Margot Kidder, who died May 13 at the age of 69, was just one Lois Lane in a string of many—preceded by black-and-white Loises Noel Neill and Phyllis Coates, and succeeded by Kate Bosworth, Amy Adams, and even Teri Hatcher. But Kidder did it best; like her co-star Christopher Reeve, she became the canonical version of the comic-book character, the definitive version her successors would have to contend with.

There are countless reasons why Richard Donners Superman (1978) and Superman II (1980, but especially the 2006 directors cut)—arguably the first modern superhero films—work beautifully. But much of their success rests on Donners interpretation of his heros relationship with Lois Lane. In these films, Lois and Clark arent simply living a recurring Scarlet Pimpernel scenario, where the heros love interest is constantly being lied to; instead, they take a more active journey of mutually approached intimacy.

This dynamic wouldnt work as well without Reeves Superman, who makes toggling between valiant Superman and doofy Clark Kent look easy. But it would have been impossible without Kidders saucy, determined messiness, her vocal fry, and constantly disheveled hair. Kidder played a human woman who could believably both attract and deserve a man who is canonically perfect, with the physique of a Greek god and the moral compass of a saint.

Where Reeve was always carefully articulate, both as Superman and as Clark, the Daily Planets chief lackey, Kidders Lois is casual, breezy, and down-to-earth, with a working-girl sensibility that took no nonsense—and delivered none, either. Shes distracted, effective, and ambitious; when she meets Clark in the first Superman, shes immediately defensive, because it looks that hes there to take her job. Kidder played the role as an update of Hildy in His Girl Friday, but with grace notes of delicate fragility. And shes also our eyes in the film: we see Superman the way Lois does. She openly admires his appearance; she analyzes his actions, both as Superman and Clark Kent; and she literally interviews him, on her balcony, in a scene where it seems as if her brain is moving so fast that her body can hardly keep up.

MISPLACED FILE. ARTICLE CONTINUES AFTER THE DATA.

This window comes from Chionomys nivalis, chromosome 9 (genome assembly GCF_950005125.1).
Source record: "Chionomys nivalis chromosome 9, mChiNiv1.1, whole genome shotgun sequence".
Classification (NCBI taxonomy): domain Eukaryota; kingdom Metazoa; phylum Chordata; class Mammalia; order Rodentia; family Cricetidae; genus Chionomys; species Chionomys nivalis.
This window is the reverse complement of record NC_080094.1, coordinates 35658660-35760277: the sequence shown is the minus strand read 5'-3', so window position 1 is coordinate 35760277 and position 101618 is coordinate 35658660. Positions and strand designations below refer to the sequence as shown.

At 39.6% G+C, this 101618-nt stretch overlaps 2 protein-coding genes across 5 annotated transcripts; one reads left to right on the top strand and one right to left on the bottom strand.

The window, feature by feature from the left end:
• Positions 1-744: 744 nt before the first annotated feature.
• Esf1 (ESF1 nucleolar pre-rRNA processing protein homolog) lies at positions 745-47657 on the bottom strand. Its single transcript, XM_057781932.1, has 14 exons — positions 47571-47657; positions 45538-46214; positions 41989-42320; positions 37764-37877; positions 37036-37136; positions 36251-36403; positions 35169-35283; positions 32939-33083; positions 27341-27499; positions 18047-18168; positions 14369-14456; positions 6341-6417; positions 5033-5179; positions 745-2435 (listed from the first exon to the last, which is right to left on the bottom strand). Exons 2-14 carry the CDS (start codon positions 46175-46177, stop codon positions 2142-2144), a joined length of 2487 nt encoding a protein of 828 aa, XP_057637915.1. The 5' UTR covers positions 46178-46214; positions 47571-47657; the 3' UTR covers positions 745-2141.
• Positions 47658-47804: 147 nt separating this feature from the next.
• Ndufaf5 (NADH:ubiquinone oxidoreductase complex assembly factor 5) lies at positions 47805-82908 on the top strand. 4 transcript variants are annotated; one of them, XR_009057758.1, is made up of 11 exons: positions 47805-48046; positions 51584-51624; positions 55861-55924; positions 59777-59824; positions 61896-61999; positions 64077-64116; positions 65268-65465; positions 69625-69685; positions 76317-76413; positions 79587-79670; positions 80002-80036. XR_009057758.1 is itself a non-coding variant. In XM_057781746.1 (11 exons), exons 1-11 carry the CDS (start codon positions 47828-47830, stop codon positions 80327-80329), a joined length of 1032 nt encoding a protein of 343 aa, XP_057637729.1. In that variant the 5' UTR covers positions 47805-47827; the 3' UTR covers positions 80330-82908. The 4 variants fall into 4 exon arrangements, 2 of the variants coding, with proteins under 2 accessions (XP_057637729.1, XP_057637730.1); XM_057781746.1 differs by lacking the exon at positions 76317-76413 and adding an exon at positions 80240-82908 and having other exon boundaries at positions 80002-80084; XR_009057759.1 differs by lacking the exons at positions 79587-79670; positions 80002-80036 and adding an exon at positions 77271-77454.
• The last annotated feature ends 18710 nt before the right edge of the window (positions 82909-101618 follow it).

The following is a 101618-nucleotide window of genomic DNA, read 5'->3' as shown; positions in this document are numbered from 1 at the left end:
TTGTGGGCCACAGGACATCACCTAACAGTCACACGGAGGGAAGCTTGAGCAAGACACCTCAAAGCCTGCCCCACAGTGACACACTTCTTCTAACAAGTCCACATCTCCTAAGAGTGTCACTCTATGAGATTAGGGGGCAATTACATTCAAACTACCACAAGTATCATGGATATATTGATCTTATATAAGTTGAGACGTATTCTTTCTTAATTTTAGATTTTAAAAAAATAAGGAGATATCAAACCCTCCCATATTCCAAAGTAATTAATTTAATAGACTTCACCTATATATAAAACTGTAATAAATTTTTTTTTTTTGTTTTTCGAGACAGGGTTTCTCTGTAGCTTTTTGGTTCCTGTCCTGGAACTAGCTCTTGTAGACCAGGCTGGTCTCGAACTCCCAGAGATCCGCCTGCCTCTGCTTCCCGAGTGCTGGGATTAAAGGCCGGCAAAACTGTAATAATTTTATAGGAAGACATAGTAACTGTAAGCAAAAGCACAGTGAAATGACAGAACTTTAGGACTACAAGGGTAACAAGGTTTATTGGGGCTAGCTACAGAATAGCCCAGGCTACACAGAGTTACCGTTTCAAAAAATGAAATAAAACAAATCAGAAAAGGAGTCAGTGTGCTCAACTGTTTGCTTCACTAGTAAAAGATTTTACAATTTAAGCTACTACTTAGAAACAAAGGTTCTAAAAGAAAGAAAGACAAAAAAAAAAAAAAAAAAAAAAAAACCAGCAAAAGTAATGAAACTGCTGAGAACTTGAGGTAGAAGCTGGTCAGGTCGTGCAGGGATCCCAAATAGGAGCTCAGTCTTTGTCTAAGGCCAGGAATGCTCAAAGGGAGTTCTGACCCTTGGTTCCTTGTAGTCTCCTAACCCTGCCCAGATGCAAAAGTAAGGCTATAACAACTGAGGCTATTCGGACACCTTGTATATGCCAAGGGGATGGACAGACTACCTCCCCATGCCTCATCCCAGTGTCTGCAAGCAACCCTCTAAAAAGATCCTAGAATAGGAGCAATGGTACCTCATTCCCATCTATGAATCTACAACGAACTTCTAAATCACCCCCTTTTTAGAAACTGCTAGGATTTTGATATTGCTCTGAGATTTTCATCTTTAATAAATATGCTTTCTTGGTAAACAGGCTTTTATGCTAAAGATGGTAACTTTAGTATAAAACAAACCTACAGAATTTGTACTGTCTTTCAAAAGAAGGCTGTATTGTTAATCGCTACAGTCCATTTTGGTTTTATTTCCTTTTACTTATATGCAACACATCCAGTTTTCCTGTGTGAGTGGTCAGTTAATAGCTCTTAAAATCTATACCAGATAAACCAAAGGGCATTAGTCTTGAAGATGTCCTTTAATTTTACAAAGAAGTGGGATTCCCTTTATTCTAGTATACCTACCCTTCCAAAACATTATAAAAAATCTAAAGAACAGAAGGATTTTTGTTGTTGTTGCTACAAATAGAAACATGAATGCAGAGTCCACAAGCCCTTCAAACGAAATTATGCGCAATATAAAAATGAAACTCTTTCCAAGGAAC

Its an unabashedly sexual scene—and in a reversal of the norm, here, its the woman who wants sex more than the man. Hes implacably cool, while shes practically jumping out of her skin. In 1995, Kevin Smiths Mallrats would cover, in tortuous detail, the physical mechanics of Lois Lane having sex with Superman: “Do you think her fallopian tubes could handle his sperm? I guarantee he blows a load like a shotgun right through her back.” But in 1978, Kidders Lois was already thinking about the mechanics. “How big are you?” she asks the hero, abruptly, shortly after asking his marital status. And then, with nervous affectation, and a flushed face, she stammers: “I assume then, that the—the rest of your bodily functions are normal?”

Superman is almost as much a romantic comedy as it is a superhero film; all it needs is Joan Cusack playing workaholic Loiss high-strung best friend. Even as shes falling for Superman, Lois remains comically suspicious of Clark Kent; when he asks editor Perry White (Jackie Cooper) to send half of his check home to his mother in Iowa, Lois is certain the moneys really going to a bookie. At the end of their first day together, she almost physically trips over his use of the word “swell.” And even when shes interviewing Superman, shes cynical about his mission statement: truth, justice, and the American Way.

Its not exactly that Lois is a pure cynic; her dedication to journalism suggests otherwise. Instead, its that Kidders Lois Lane doesnt have much faith in men. Her romance with Superman requires her to believe in the goodness of one particular person (well, alien)—even, and especially, because he has power that could crush her. The sequence when Superman takes Lois flying plays out from her perspective, allowing the camera to interpret the wonder of his power through her human eyes. But first, she has to let herself be carried. She purposefully withdraws her hand from his grasp—and of course falls, and of course has to be rescued again. Its coquettish, maybe, but Kidder plays the whole thing sincerely, like shes trying to figure out the answer to a question. The scene reveals coy flirtation as the battleground where women can test mens integrity.